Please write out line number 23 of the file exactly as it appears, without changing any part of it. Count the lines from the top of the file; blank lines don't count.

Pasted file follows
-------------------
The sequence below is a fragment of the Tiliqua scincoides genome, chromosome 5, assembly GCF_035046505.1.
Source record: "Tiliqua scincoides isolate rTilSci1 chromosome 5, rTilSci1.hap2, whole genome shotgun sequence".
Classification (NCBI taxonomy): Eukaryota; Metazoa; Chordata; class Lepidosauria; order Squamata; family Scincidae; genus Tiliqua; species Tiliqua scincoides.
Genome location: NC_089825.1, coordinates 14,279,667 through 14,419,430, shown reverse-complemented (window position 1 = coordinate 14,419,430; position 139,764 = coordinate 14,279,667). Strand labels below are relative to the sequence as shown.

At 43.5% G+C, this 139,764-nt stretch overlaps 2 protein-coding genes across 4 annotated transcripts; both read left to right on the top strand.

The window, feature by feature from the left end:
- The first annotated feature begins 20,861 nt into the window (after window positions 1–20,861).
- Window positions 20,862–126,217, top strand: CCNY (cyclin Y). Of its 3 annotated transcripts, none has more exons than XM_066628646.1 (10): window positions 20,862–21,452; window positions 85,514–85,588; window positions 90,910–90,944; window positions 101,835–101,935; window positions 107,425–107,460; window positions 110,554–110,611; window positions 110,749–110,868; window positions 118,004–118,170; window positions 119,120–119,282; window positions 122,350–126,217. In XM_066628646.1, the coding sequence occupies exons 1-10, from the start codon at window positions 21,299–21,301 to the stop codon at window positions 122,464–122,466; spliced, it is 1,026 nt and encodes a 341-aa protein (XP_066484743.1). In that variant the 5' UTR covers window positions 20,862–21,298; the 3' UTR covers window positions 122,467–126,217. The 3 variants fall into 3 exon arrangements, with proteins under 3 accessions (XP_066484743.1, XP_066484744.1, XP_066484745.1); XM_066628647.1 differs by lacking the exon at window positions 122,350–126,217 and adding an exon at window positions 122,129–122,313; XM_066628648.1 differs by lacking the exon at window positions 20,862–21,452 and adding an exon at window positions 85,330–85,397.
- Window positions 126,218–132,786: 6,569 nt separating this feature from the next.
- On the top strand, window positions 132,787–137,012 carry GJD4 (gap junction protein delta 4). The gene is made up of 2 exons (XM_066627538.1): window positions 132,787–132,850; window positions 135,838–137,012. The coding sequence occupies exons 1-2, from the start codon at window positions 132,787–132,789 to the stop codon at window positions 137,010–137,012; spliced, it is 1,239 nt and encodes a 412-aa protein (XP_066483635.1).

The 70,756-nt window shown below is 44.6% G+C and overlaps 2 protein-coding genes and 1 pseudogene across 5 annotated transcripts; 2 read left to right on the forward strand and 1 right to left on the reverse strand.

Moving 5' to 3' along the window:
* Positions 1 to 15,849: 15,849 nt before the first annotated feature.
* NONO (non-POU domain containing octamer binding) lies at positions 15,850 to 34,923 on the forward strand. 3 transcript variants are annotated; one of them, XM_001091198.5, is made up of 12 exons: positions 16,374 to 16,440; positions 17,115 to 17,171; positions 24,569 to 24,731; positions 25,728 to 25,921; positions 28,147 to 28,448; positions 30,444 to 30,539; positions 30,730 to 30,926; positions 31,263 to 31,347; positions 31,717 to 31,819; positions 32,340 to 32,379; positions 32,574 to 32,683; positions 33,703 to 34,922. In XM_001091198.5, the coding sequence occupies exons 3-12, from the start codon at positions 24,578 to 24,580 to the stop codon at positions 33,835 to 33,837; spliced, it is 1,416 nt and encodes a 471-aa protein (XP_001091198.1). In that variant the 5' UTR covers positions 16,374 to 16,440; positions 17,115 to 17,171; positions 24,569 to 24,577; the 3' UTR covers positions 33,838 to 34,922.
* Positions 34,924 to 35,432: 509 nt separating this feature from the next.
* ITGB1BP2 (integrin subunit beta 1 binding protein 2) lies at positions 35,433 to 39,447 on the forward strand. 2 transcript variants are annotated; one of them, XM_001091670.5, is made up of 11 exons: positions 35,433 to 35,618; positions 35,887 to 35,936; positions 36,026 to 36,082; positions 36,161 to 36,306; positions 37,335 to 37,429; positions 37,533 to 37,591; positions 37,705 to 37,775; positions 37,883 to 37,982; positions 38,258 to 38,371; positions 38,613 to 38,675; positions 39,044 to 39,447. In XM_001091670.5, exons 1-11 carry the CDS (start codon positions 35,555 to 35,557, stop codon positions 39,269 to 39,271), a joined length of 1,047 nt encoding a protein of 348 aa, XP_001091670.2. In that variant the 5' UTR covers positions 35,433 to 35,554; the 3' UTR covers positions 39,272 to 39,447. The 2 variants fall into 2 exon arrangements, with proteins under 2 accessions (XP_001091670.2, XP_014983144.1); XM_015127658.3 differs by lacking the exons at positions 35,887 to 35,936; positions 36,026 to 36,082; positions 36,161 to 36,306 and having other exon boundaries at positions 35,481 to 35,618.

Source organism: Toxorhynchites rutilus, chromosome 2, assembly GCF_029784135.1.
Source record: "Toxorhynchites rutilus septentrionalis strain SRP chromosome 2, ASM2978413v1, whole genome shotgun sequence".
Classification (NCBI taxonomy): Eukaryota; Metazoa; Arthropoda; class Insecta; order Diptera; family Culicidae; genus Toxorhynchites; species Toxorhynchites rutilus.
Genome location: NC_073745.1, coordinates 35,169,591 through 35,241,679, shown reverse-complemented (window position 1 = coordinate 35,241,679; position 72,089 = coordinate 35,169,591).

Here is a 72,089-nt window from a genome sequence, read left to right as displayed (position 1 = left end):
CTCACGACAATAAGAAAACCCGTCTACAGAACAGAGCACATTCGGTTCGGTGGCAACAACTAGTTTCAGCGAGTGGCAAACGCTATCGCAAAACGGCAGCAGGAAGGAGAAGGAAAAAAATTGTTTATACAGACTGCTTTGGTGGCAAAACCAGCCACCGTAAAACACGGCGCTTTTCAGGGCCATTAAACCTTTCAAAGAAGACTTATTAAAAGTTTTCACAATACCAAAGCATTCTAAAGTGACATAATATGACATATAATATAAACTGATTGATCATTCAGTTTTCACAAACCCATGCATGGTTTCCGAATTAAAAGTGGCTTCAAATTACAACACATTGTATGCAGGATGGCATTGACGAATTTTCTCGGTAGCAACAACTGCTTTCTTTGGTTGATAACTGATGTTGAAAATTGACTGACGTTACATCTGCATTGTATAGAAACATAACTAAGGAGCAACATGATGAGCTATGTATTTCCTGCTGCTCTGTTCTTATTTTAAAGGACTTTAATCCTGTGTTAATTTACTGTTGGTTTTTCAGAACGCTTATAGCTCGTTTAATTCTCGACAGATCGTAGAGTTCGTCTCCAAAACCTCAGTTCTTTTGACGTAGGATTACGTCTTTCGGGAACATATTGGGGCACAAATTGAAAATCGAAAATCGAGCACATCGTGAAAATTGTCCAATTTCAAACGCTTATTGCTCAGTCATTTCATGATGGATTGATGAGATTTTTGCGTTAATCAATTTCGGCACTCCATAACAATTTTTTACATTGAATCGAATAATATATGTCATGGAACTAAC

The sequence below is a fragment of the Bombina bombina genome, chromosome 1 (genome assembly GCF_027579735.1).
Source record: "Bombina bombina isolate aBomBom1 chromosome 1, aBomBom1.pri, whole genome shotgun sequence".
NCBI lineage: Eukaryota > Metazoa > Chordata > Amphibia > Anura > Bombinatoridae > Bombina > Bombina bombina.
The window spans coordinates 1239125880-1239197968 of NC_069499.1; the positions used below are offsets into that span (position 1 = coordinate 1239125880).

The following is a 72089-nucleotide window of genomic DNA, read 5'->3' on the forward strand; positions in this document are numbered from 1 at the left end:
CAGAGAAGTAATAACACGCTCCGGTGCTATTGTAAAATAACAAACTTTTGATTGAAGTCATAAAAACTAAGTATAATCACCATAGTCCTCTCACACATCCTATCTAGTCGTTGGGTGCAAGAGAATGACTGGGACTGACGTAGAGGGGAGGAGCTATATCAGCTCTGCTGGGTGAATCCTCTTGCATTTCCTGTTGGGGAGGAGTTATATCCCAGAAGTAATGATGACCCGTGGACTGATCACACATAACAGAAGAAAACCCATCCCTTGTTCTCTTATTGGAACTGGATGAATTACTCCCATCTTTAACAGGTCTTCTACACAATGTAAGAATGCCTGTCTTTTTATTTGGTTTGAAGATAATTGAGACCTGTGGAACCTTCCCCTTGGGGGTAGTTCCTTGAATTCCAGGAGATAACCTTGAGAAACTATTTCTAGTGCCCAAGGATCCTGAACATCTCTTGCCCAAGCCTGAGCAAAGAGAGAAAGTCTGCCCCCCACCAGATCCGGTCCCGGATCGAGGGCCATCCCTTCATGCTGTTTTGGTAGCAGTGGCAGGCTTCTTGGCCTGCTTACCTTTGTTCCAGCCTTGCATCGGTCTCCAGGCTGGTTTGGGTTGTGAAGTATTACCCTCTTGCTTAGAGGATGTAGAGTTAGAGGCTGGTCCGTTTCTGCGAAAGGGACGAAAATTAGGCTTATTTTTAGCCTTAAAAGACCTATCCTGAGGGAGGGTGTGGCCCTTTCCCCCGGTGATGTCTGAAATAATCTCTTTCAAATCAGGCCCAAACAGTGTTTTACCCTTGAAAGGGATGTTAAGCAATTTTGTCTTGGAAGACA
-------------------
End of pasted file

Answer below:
The sequence below is a fragment of the Bombina bombina genome, chromosome 1 (genome assembly GCF_027579735.1).